In JoVE (1)
Other Publications (7)
- American Journal of Physiology. Gastrointestinal and Liver Physiology
- Translational Research : the Journal of Laboratory and Clinical Medicine
- American Journal of Veterinary Research
- American Journal of Physiology. Gastrointestinal and Liver Physiology
- Cellular and Molecular Gastroenterology and Hepatology
- Veterinary Radiology & Ultrasound : the Official Journal of the American College of Veterinary Radiology and the International Veterinary Radiology Association
- PloS One
Articles by Liara M Gonzalez in JoVE
Intestinal Stem Cell Isolation and Culture in a Porcine Model of Segmental Small Intestinal Ischemia Amy Stieler Stewart1, John M Freund1, Anthony T Blikslager1, Liara M Gonzalez1 1Department of Clinical Sciences, North Carolina State University This protocol will enable readers to successfully establish a porcine model of segmental intestinal ischemia and subsequently isolate and culture intestinal stem cells for the study of epithelial repair following injury.
Other articles by Liara M Gonzalez on PubMed
Animal Models of Ischemia-reperfusion-induced Intestinal Injury: Progress and Promise for Translational Research American Journal of Physiology. Gastrointestinal and Liver Physiology. | Pubmed ID: 25414098 Research in the field of ischemia-reperfusion injury continues to be plagued by the inability to translate research findings to clinically useful therapies. This may in part relate to the complexity of disease processes that result in intestinal ischemia but may also result from inappropriate research model selection. Research animal models have been integral to the study of ischemia-reperfusion-induced intestinal injury. However, the clinical conditions that compromise intestinal blood flow in clinical patients ranges widely from primary intestinal disease to processes secondary to distant organ failure and generalized systemic disease. Thus models that closely resemble human pathology in clinical conditions as disparate as volvulus, shock, and necrotizing enterocolitis are likely to give the greatest opportunity to understand mechanisms of ischemia that may ultimately translate to patient care. Furthermore, conditions that result in varying levels of ischemia may be further complicated by the reperfusion of blood to tissues that, in some cases, further exacerbates injury. This review assesses animal models of ischemia-reperfusion injury as well as the knowledge that has been derived from each to aid selection of appropriate research models. In addition, a discussion of the future of intestinal ischemia-reperfusion research is provided to place some context on the areas likely to provide the greatest benefit from continued research of ischemia-reperfusion injury.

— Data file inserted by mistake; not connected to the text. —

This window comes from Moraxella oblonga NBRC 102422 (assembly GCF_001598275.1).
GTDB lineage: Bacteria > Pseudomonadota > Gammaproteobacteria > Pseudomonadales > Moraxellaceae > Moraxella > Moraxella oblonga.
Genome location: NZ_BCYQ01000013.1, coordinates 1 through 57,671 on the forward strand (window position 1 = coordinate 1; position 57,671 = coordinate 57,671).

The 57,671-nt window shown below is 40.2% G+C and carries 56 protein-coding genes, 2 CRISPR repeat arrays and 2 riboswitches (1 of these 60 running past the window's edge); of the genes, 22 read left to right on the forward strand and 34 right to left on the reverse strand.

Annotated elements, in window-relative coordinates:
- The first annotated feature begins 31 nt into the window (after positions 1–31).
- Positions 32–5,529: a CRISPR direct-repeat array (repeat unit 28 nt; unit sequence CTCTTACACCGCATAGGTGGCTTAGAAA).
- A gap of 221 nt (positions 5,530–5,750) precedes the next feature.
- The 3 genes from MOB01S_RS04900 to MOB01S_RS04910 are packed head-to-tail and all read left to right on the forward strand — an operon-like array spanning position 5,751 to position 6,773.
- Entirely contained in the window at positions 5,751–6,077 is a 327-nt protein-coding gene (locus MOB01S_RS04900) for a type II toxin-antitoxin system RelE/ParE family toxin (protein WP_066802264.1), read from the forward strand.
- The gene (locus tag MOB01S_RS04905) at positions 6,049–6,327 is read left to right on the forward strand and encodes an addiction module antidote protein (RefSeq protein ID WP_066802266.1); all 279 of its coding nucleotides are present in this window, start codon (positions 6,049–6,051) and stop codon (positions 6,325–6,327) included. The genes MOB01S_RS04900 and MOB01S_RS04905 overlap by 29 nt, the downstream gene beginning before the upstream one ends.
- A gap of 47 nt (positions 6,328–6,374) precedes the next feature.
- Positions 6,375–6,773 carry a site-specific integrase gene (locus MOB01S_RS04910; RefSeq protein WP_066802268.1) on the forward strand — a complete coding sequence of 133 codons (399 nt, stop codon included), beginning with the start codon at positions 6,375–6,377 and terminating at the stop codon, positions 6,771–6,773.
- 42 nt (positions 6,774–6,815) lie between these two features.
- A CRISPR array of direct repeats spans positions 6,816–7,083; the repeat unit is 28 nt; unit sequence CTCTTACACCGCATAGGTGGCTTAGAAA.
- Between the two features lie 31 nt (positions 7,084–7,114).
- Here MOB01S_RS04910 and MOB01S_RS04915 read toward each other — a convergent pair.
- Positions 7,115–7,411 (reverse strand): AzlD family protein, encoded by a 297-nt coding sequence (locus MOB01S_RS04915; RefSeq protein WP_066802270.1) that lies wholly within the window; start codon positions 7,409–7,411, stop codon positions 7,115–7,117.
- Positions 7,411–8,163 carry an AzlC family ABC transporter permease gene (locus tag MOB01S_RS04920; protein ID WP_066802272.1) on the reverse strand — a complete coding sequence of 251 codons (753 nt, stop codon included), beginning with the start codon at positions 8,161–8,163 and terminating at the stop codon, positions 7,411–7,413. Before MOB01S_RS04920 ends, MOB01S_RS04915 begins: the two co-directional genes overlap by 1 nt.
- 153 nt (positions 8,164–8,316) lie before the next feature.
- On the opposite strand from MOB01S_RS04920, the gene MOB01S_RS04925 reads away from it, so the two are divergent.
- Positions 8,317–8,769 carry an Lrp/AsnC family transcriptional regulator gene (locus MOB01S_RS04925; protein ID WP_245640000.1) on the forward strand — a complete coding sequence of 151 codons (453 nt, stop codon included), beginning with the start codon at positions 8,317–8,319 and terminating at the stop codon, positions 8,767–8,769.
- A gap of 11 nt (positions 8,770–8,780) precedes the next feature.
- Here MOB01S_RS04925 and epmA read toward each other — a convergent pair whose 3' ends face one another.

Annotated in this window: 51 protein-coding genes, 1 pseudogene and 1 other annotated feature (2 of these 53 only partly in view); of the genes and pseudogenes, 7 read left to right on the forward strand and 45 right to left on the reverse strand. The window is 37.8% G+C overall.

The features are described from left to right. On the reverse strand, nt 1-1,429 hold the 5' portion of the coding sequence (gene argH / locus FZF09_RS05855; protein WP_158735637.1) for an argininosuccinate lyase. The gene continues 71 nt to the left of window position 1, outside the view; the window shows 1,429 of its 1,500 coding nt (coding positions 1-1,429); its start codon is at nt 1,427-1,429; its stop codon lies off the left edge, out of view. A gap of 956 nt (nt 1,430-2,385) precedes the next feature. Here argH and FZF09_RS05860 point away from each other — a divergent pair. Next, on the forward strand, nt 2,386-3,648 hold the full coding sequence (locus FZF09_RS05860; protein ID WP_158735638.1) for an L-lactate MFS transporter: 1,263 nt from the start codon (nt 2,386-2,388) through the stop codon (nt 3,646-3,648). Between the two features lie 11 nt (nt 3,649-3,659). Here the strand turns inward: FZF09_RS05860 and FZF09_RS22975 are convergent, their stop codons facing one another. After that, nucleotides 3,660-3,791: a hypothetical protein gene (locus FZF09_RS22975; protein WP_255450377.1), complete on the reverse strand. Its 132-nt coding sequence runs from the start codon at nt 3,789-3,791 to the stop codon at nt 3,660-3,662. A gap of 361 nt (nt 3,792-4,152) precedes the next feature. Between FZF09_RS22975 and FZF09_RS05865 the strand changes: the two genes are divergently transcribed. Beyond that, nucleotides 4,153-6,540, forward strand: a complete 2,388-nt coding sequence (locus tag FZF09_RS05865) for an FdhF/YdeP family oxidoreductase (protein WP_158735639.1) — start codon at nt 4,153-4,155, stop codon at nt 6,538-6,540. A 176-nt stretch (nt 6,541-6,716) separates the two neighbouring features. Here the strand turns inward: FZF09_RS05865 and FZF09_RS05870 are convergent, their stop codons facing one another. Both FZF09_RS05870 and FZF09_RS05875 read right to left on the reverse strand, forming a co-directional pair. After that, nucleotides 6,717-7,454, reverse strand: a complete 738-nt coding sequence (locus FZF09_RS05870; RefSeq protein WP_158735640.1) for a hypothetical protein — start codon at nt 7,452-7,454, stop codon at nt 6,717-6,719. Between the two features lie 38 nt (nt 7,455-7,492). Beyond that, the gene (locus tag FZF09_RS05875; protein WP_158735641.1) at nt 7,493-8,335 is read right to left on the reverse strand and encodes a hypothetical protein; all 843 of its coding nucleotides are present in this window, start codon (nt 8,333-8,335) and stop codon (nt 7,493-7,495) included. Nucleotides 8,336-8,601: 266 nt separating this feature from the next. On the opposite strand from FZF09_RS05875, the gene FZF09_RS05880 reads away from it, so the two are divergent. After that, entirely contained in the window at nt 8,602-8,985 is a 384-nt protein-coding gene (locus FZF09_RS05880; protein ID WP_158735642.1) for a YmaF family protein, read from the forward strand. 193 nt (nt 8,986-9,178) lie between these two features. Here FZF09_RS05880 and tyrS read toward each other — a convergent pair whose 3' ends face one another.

Porcine Models of Digestive Disease: the Future of Large Animal Translational Research Translational Research : the Journal of Laboratory and Clinical Medicine. | Pubmed ID: 25655839 There is increasing interest in nonrodent translational models for the study of human disease. The pig, in particular, serves as a useful animal model for the study of pathophysiological conditions relevant to the human intestine. This review assesses currently used porcine models of gastrointestinal physiology and disease and provides a rationale for the use of these models for future translational studies. The pig has proven its utility for the study of fundamental disease conditions such as ischemia-reperfusion injury, stress-induced intestinal dysfunction, and short bowel syndrome. Pigs have also shown great promise for the study of intestinal barrier function, surgical tissue manipulation and intervention, as well as biomaterial implantation and tissue transplantation. Advantages of pig models highlighted by these studies include the physiological similarity to human intestine and mechanisms of human disease. Emerging future directions for porcine models of human disease include the fields of transgenics and stem cell biology, with exciting implications for regenerative medicine.